American Heart Journals Publishes Results From ERATO Trial Showing Dronedarone (Multaq(R)) Improves Ventricular Rate Control in Patients With Permanent Atrial Fibrillation
MONTPELLIER, France, September 1 /PRNewswire/ — The ERATO study published today in the American Heart Journal demonstrated, for the first time in patients with permanent atrial fibrillation, that dronedarone (Multaq(R)) significantly reduces mean 24 hour ventricular rate, on top of other rate control agents. The mean heart rate reduction was 11.7 beats per minute (p
“Effective control of ventricular rate in patients with permanent AF is associated with significant improvements in both symptom control and clinical outcomes,” explained principal investigator Jean-Marc Davy of Departement de Cardiologie, CHU Montpellier, France.
AF is the most frequent cardiac rhythm disorder and can be classified into three types: paroxysmal (self-limiting), persistent (responsive to cardioversion) or permanent (continuous atrial fibrillation with cardioversion proven or deemed ineffective). In patients with permanent AF (a substantial subset of the AF population), the only available therapeutic option is to control the ventricular response rate to prevent deterioration of the ventricular function and to minimise the symptoms (rate control strategy). Existing rate control agents (beta blockers, calcium channel blockers and cardiac glycosides) do not always achieve targeted heart rate, mainly due to the poor tolerability of high doses. In that regard, adequate rate control was only achieved in 64% of patients in the AFFIRM trial. Therefore additional therapeutic options to achieve appropriate ventricular rate are needed.
“ERATO demonstrates that dronedarone is well tolerated and demonstrates sustained rate-control efficacy in addition to standard agents, in patients who are only eligible for this therapeutic strategy” said Professor Davy. “In the landmark ATHENA trial, dronedarone has significantly reduced CV hospitalisation and death and has been proven to be effective and safe in paroxysmal and persistent AF patients.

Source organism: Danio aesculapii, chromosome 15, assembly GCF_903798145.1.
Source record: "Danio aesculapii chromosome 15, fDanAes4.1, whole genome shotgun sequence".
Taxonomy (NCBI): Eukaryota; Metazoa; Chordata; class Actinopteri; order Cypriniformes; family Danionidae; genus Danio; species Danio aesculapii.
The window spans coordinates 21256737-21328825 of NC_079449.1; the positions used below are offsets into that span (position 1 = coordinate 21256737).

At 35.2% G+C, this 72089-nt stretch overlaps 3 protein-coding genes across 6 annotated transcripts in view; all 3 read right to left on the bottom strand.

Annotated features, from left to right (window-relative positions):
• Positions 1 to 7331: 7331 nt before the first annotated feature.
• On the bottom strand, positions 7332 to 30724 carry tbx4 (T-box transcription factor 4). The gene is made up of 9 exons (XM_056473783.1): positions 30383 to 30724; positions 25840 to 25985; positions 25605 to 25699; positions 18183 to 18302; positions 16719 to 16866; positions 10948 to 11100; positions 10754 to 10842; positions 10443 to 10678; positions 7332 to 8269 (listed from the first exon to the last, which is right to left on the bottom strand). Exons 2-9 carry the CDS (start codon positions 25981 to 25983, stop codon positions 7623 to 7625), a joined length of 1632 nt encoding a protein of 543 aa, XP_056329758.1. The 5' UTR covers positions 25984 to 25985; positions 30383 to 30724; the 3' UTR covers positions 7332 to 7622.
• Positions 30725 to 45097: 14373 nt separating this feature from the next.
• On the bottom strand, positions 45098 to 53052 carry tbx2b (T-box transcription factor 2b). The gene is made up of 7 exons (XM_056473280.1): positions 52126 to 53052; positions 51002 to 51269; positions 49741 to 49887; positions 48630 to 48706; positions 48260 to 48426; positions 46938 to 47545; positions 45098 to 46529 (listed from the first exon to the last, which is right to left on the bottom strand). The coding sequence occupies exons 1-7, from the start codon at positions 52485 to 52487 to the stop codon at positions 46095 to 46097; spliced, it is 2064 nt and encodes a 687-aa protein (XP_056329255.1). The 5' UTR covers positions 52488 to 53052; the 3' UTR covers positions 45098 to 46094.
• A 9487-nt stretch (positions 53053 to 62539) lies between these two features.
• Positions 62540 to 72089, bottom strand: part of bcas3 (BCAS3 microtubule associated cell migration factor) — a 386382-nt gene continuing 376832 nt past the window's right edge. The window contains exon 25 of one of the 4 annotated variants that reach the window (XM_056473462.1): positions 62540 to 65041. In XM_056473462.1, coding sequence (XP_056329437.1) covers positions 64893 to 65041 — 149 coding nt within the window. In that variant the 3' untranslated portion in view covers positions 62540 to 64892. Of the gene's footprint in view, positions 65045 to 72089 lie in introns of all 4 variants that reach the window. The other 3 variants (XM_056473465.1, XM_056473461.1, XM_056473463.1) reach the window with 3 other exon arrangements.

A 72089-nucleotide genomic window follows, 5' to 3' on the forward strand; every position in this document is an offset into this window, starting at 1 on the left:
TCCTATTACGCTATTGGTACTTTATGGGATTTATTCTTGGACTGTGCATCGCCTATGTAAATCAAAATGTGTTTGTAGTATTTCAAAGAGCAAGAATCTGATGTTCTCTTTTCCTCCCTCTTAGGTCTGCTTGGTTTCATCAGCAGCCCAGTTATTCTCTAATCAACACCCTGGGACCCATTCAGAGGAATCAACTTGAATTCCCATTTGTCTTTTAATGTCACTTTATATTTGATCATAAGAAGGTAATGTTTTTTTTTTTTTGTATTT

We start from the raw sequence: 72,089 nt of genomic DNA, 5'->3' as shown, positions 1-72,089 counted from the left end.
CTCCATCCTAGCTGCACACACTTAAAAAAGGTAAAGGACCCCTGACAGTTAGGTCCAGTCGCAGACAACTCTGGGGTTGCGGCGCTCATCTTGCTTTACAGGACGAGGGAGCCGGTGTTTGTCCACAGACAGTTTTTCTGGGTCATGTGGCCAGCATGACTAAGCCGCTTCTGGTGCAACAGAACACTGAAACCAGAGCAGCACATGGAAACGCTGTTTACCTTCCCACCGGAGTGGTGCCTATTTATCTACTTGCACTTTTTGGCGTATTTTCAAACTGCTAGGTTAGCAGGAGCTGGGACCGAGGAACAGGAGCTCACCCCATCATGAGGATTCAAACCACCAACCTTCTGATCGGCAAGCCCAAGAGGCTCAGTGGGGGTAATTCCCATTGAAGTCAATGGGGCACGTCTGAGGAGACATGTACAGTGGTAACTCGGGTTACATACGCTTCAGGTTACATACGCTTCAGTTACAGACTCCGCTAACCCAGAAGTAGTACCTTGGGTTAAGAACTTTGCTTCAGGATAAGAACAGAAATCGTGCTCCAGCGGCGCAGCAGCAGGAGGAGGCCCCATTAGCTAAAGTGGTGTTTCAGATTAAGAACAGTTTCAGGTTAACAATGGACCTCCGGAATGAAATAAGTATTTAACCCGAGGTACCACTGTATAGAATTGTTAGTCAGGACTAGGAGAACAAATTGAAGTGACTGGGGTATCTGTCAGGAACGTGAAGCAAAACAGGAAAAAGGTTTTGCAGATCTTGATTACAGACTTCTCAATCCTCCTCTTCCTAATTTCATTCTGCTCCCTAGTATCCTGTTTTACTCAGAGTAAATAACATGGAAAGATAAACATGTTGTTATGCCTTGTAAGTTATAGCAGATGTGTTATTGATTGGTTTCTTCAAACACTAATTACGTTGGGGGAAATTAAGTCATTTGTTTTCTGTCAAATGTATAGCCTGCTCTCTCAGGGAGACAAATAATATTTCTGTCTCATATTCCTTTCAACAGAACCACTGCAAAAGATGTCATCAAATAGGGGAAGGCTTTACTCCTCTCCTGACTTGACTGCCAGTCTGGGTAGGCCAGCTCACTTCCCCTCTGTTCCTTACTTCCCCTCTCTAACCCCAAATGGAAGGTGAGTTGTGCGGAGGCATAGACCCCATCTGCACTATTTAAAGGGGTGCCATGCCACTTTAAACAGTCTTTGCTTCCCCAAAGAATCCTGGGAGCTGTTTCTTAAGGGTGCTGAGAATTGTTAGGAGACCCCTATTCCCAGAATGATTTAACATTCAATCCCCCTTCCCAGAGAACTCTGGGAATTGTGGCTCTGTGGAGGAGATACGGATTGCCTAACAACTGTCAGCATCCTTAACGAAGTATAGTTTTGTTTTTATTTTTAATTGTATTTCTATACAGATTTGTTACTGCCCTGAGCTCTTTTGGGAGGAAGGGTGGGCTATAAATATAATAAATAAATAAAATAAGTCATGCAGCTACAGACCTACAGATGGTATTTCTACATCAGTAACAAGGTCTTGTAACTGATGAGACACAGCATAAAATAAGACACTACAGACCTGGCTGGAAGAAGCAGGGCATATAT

ERATO provides the additive piece to complement earlier dronedarone clinical trial result findings and now confirms its efficacy and safety across the entire spectrum of AF patients,” he added.
In ERATO, the incidence of adverse events in the dronedarone arm was not statistically different although marginally higher compared to the placebo group. Gastrointestinal disturbances and mild increases in mean serum creatinine levels were observed more frequently in the dronedarone group, in accordance with previous studies. Creatinine increase occurred early after treatment initiation and reached a plateau after seven days. Values returned to baseline within one week after treatment discontinuation with no impact on renal function. No evidence of thyroid or pulmonary fibrosis was observed with dronedarone and no Torsade de Pointes was reported during the six-month follow-up.
ERATO (The Efficacy and safety of dRonedArone for the cOntrol of ventricular rate during atrial fibrillation), a randomised, double blind, placebo-controlled, parallel group study, was conducted in 174 adult patients with symptomatic, permanent AF of at least six months’ duration, recruited from 38 centres in nine European countries.
ERATO is the first dronedarone study conducted in patients with permanent AF.
The pivotal EURIDIS-ADONIS trials in the maintenance of sinus rhythm (published in the NEJM in 2007) have already demonstrated that dronedarone significantly decreased ventricular rate during a first recurrence of atrial fibrillation in paroxysmal and persistent AF patients.
The well- proven rate-controlling effects of dronedarone observed in ERATO as well as the previously demonstrated rhythm-controlling effects seen in the EURIDIS-ADONIS trials are thought to have contributed to the significant reduction of CV hospitalisations or deaths observed in the landmark ATHENA trial.
CONTACT: MEDIA CONTACT: Pr. Jean-Marc Davy, +33-467-33-61-87, Fax:+33-467-336-186, Email: firstname.lastname@example.org